This era in human history is therefore begging for even more innovation. The private sector has never seen a more opportune time to implement SBD. The best way to do things better is usually to do them differently, therefore, both the transformative and transitional innovations inherent to SBD provides fertile soil for business leaders to integrate holistic principles that provide both business opportunities and social and environmental betterment.
SBD encompasses big picture thinking. It’s getting outside of the box and standing on top of it— The market forces resultant from people, planet and profit (Triple Bottom Line) take on a more responsible business approach that considers both upstream and downstream implications of business interactions. By connecting supply chains to value chains the private sector steps out of its traditionally internal paradigm and extends its business practices and principles to external relations. This creates an inclusive environment where all business processes whether explicit or implicit are accounted for and opens up a dialogue where there is more room for growth, social betterment and long-term environmental prosperity. Strategically arriving at this position can build shareholder confidence, customer knowledge, external trust, and market acceptance. The additional intangible competitive advantages such as enhanced reputation, value creation and mitigated risks are the fundamental outcomes of SBD implementation. This holistic framework recognizes the interconnectivity of man, his neighbor and his environment.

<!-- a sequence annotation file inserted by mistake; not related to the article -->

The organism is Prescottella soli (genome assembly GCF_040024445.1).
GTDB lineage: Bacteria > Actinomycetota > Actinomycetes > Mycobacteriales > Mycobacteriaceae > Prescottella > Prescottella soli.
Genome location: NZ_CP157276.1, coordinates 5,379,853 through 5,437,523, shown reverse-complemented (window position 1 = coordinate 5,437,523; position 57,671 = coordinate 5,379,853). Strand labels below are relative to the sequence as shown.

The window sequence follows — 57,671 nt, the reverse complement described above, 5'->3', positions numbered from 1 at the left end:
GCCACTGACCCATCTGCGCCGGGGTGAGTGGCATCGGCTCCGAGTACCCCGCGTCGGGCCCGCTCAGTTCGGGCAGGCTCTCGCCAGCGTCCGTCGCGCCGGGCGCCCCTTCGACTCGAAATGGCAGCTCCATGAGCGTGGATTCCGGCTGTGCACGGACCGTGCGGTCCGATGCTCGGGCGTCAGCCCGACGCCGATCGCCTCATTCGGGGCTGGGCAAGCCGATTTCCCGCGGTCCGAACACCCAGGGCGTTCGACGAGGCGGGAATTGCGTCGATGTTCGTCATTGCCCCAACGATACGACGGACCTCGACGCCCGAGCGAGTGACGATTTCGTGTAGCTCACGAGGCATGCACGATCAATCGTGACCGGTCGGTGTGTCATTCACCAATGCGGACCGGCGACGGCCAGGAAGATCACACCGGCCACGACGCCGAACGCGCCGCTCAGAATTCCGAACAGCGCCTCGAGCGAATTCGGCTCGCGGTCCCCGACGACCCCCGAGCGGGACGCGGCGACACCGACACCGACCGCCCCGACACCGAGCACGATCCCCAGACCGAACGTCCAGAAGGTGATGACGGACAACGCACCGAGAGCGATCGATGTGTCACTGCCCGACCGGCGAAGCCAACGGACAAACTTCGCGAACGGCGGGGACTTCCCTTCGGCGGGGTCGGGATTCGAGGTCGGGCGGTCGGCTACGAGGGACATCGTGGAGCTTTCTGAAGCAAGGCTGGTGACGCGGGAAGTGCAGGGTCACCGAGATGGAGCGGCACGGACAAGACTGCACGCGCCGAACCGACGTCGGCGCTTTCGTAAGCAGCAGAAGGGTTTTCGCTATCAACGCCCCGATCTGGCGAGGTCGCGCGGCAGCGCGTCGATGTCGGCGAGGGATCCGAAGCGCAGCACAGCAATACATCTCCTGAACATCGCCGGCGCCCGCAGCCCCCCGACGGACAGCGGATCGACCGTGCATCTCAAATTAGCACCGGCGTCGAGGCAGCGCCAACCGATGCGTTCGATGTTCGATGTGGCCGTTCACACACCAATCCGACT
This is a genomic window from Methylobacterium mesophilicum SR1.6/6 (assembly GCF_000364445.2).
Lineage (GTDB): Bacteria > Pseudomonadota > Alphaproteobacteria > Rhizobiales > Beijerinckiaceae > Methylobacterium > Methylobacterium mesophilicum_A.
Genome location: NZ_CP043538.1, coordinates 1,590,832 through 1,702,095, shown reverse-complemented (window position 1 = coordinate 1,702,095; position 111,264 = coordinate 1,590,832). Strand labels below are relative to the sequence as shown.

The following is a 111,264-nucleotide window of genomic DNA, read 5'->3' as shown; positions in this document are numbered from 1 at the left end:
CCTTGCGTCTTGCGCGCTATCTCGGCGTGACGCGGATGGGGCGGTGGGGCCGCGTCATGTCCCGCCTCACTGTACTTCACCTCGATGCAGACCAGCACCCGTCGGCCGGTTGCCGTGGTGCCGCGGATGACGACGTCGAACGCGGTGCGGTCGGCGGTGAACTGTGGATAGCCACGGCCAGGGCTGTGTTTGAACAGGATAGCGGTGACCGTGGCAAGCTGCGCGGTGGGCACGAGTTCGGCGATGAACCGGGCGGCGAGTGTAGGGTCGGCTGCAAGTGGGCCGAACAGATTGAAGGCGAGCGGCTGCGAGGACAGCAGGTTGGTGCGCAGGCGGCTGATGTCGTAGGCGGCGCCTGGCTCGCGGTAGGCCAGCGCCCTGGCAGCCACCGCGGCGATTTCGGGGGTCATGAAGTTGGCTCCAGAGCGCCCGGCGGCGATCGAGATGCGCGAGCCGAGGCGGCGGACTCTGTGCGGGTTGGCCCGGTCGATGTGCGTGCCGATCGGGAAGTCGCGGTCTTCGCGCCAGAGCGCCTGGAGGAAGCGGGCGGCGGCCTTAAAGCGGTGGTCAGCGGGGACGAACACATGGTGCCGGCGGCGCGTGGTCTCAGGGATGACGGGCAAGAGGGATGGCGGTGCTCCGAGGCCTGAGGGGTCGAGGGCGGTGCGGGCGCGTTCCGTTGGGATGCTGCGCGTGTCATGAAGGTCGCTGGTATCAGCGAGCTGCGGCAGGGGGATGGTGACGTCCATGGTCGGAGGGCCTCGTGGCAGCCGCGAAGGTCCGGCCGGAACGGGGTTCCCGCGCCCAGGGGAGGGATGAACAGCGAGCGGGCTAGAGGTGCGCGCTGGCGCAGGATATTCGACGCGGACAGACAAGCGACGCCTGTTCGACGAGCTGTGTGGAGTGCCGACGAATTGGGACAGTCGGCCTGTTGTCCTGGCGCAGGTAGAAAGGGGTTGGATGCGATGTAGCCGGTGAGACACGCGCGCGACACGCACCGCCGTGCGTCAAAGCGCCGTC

The private sector has an obligation to take the responsible preemptive actions for risk mitigation that maximize value while protecting social and environmental resources. These terms serve to satisfy both external and internal expectations of society and its shareholders. The risks of not implementing SBD include numerous vulnerabilities including increased litigation, lagging behind the curve for regulatory compliance when new mandates or directives are enforced, restricted market potential, limited community support, damaged reputations, higher costs and lost shareholder value.
SBD is about realizing the objectives of the short term without sacrificing the prospects for the future. The whole world is connected; the biosphere, the economy and humans. Therefore, everyone shares responsibility for the present and future well being of the world. The purpose of a business is not just to increase shareholder value; it is to maximize the value derived by every entity.
“We cannot live only for ourselves. A thousand fibers connect us with our fellow men; and among those fibers, as sympathetic threads, our actions run as causes, and they come back to us as effects.”- Herman Melville